Just down the old highway a smidge, we park our bikes beside the trail at the West Coast Treetop Walk and take a short stroll. It’s a welcome change to walk rather than ride. We climb a small terrace which leads us towards a ledge. Walking to the end of this bank we are stunned by a wondrous elevated steel walkway structure – it is impressive in scale and appears to magically levitate near the canopy of the trees we are peering over from the bank we are on. A few more steps and we are up high in the canopy with the birds, drifting safely along the platform 20 metres up! Both of us are in awe of how this half-kilometre walkway transforms our experience of the podocarp forest. In front of us are giant rimu with their drooping branchlets, normally well out of reach but now within our gentle grasp.
We climb a viewing tower and go even higher; its spiral staircase around a central column takes us to 40 metres above the forest floor. We’re flying now. We are well above the canopy and look right over it to Lake Mahinapua, the forest of the timber tramline, and beyond to the Tasman Sea where we started earlier in the day. Spiralling downward we return to the lower steel structure to experience the cantilevered part of the walkway – just like a diving springboard, it protrudes well beyond its last support. The gentle flex and spring we feel and its extension away from the support masts make it seem like you could almost dive into the lake from this viewpoint. Returning to the base building and resisting the enormous temptation of the fabulous array of food on offer, we hop on our bikes and feel blessed that the historic timber mill did not gobble up all these standing giants.
The trail from here leads south past Ruatapu and onto the former Ross branch railway line. The line runs parallel with the coastline and the ride is straightforward as well as straight as an arrow. We cruise along the trail with the Alps over our left shoulder and the sea on our right. After another lovely long truss bridge, the trail shoots through to Ross.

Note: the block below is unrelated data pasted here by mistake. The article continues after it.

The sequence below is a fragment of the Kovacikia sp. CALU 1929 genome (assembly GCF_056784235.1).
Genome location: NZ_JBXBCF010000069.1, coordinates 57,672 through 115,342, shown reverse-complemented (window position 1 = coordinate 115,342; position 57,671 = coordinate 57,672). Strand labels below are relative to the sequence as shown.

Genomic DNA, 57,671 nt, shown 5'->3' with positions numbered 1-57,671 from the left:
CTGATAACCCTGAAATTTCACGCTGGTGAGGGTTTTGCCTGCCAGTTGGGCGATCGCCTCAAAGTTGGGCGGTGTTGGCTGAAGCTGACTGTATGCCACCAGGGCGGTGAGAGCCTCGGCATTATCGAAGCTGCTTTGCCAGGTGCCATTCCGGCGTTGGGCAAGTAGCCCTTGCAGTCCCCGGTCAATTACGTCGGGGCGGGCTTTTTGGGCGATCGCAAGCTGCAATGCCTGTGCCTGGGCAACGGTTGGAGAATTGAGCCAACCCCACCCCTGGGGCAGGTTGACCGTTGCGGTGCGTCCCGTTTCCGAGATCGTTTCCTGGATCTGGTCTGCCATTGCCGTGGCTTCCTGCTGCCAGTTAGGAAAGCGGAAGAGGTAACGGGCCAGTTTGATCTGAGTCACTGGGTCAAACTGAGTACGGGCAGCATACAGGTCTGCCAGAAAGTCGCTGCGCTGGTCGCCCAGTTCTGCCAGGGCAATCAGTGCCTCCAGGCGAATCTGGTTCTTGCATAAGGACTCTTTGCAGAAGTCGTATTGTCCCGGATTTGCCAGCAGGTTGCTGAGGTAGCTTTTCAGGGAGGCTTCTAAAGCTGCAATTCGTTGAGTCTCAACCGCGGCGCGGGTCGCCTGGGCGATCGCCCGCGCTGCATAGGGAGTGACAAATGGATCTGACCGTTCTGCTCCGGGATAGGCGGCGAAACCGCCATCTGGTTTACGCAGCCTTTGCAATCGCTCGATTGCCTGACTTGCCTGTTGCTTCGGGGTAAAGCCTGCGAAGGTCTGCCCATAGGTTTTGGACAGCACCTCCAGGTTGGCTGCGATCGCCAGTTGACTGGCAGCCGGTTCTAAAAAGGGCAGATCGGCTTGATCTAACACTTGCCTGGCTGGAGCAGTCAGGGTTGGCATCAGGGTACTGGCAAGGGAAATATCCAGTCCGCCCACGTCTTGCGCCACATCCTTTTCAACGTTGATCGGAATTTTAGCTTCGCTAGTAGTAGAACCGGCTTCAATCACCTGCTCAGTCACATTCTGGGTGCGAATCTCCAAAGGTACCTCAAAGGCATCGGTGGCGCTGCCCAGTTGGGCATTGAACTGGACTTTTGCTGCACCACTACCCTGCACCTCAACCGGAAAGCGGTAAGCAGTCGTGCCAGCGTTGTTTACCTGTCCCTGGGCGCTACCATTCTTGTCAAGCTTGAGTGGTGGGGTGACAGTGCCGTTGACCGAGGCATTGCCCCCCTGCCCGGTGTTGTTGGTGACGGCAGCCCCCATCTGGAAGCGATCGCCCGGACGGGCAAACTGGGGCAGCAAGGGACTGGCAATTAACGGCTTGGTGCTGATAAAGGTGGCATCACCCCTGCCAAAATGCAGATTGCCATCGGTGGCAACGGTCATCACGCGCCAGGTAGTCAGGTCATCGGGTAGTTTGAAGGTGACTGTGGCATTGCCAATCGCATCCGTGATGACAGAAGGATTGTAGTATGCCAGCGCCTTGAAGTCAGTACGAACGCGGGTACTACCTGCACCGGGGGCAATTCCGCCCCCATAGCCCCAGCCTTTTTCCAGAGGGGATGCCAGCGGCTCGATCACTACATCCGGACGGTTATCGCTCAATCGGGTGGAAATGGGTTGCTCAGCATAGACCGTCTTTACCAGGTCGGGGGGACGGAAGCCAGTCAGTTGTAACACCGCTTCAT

Ross was home to one of the richest goldfields and largest ever gold nugget finds (‘Honourable Roddy’ at 3.09kg) in the country. The place is rich in history too. At the southern trailhead is the Ross museum. Kim from the museum shows us the displays containing all sorts of historical photos, artefacts and models. I am drawn to the miniature models and dioramas. The scale and all the intricate details that replicate the workings of the goldfield from a time long past is impressive. Putting my head over the miniature buildings I instantly feel like part of yesterday’s gold rush, like a foreman overseeing the mining operation and moving ore carts on rails. We turn to leave and gaze at the replica nugget of Roddy in the room – this gets us excited to discover our own goldfield.
We are in luck; the museum hires out gold pans, and our excitement intensifies. Kim gives us a rundown on how to pan in the outside troughs. She offers us two choices; to pan in the confines of the trough or pan for our own riches in a nearby creek. With no discussion between us, as soon as the pans are in our hands we head to the hills to see if we can find Roddy’s mates. ‘Thar’s gold in them thar hills, boy!’ we (half) joke. Struck by gold fever we walk away from the museum. I glance at my prospector buddy – he’s humming that classic, Fever. The decision of where to look for our nuggets is determined quickly as the heavens open up and we look for a sheltered spot. The creek turns out to be overgrown by scrub and bush and provides an umbrella of sorts under which we start our fossicking. We ditch our shoes and drop into the creek. Initially we just search any old spot in the waters but soon refine our process by searching out calm eddies where our elusive flakes may have settled. How much time went by as we hunched over our pans in the pouring rain, I have no idea. Time is irrelevant when finding your fortune. Each golden fleck I discover spurs me on to search for more.
Soon my little vial of water has golden flakes scattering the bottom. But the fever lasts only so long in this rain. Cold and soaked through we return to the museum to hand back the gold pans and show Kim our finds. I hand over my loot but Kim is not convinced. She passes it to a more experienced colleague who took, shook, looked and returned it with a big smile while gently giving us the bad news that it’s fool’s gold – this was graciously accepted by my companion but I was less convinced. Had we really been fooled by Ross’s golden metallic lookalike? Weary and wet we leave the museum far richer in experiences than when we arrived. As for what happened to my vial of treasure or trash – I’m no fool and have kept my riches to display proudly on my desk. The flecks sparkle in the sun and its golden contents dance for me as I punch hard on the keyboard writing this story. These are the memories and moments that bring wealth to my life and I don’t feel the least bit foolish admitting it.